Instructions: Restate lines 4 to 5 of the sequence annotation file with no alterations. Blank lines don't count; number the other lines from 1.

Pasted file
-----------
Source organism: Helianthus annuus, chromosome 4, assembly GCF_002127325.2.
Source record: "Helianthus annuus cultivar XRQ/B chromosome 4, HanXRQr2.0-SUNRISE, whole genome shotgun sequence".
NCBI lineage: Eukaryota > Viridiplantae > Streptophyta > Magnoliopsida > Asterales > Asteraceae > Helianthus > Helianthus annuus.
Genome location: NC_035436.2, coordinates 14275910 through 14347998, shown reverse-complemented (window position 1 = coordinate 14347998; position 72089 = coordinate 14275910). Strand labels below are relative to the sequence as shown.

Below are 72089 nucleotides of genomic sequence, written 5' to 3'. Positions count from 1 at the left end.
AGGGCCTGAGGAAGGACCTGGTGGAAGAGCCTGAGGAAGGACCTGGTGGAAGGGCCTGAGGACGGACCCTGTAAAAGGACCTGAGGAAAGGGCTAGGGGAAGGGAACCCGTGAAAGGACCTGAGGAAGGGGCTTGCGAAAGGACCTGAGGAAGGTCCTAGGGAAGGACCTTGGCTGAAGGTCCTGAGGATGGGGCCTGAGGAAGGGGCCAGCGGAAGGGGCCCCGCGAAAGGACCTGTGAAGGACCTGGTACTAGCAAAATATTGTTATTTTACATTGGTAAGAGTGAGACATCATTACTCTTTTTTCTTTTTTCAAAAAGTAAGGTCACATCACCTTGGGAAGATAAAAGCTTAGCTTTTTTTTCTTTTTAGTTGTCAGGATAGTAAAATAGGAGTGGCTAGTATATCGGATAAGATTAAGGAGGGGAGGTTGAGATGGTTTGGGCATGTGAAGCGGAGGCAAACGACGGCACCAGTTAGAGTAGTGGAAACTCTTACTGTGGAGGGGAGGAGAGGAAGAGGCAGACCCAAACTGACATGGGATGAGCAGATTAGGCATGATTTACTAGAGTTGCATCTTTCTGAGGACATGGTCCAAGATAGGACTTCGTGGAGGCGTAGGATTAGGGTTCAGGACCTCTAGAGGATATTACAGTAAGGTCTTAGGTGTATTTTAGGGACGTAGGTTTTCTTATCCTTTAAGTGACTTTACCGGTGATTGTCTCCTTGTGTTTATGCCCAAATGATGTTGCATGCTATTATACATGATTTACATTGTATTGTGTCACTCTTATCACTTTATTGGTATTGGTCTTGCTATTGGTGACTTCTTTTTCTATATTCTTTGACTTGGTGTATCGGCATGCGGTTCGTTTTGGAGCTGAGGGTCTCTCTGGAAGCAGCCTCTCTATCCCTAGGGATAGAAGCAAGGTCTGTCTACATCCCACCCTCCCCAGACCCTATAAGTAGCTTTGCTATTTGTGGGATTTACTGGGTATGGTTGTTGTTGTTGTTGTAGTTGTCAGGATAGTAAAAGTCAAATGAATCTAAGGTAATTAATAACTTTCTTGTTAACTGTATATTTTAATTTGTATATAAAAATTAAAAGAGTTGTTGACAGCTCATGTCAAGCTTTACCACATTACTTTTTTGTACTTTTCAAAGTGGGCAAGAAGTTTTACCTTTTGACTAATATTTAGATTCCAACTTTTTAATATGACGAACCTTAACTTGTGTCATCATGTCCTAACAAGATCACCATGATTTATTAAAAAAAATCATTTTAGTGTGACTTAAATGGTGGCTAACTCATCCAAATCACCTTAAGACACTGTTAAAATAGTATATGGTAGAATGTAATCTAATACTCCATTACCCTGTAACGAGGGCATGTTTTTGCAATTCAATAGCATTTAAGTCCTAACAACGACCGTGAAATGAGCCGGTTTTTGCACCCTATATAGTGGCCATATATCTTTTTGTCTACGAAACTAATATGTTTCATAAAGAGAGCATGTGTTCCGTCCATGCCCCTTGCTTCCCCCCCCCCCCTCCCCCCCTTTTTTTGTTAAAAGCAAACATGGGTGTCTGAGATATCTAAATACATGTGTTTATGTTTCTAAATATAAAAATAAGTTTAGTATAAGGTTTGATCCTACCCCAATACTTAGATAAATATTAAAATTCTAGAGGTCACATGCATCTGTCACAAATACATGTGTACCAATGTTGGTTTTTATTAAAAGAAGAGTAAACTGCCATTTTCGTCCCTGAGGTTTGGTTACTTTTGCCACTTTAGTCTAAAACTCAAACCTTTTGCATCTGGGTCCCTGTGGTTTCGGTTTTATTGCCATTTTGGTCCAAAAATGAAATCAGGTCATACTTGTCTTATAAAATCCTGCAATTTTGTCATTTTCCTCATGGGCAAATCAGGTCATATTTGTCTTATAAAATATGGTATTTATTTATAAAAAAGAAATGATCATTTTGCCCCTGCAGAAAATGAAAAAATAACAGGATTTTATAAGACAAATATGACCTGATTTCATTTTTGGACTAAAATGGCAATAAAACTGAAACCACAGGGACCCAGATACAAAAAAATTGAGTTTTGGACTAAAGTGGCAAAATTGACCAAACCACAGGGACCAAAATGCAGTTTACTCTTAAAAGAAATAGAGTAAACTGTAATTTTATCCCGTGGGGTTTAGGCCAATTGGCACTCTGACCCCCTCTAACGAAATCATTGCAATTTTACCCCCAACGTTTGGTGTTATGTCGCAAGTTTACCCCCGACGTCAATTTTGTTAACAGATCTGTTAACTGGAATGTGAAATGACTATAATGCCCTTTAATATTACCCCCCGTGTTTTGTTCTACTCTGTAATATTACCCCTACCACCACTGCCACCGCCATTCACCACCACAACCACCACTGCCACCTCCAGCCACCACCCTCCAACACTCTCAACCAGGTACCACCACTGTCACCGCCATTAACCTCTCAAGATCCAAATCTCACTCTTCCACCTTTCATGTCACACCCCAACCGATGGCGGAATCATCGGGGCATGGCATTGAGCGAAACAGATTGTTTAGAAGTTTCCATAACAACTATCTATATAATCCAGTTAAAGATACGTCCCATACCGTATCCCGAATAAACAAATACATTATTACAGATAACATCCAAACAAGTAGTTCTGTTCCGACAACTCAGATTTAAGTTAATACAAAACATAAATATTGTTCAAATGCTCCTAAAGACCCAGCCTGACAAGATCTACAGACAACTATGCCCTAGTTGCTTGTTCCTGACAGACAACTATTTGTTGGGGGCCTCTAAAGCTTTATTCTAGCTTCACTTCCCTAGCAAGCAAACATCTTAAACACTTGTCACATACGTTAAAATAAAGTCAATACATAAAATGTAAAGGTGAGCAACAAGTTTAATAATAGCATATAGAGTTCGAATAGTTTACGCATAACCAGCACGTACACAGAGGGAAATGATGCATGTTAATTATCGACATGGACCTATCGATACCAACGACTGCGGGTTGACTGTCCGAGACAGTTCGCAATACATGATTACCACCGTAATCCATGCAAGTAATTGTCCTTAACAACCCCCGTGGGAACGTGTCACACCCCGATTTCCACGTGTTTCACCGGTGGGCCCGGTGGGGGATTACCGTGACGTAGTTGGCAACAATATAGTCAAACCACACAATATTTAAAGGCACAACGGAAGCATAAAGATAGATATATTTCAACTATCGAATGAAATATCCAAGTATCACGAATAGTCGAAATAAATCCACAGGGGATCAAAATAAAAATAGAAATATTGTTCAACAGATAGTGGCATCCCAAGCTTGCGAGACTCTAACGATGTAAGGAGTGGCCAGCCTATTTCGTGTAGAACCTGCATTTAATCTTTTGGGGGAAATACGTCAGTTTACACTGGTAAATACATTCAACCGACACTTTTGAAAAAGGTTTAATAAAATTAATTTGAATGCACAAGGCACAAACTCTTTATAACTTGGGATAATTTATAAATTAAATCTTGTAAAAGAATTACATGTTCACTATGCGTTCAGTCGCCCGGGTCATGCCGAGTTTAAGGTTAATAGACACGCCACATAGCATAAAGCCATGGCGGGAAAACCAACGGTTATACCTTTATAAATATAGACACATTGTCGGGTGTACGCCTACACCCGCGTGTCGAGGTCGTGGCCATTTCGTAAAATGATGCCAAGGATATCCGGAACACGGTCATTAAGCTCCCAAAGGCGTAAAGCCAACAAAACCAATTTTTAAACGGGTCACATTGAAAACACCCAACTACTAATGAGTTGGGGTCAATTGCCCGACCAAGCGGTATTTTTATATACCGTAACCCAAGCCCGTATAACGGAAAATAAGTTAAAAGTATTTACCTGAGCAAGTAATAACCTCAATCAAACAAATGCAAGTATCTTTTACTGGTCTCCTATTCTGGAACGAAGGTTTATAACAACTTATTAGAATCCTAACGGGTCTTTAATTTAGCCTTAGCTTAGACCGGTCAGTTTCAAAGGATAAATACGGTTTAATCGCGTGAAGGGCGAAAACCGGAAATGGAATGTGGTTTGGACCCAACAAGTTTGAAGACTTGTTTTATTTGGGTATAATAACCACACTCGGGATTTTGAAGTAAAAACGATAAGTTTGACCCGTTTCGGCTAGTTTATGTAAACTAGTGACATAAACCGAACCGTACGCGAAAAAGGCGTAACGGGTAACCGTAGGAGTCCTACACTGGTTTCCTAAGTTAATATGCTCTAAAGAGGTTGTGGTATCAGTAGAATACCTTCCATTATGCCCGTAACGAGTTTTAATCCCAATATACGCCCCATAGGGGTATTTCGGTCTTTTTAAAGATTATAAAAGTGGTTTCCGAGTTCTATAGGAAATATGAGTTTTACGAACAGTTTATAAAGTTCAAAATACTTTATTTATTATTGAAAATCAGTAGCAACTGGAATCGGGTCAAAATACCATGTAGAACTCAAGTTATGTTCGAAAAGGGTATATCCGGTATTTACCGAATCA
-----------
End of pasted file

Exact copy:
Genome location: NC_035436.2, coordinates 14275910 through 14347998, shown reverse-complemented (window position 1 = coordinate 14347998; position 72089 = coordinate 14275910). Strand labels below are relative to the sequence as shown.

Below are 72089 nucleotides of genomic sequence, written 5' to 3'. Positions count from 1 at the left end.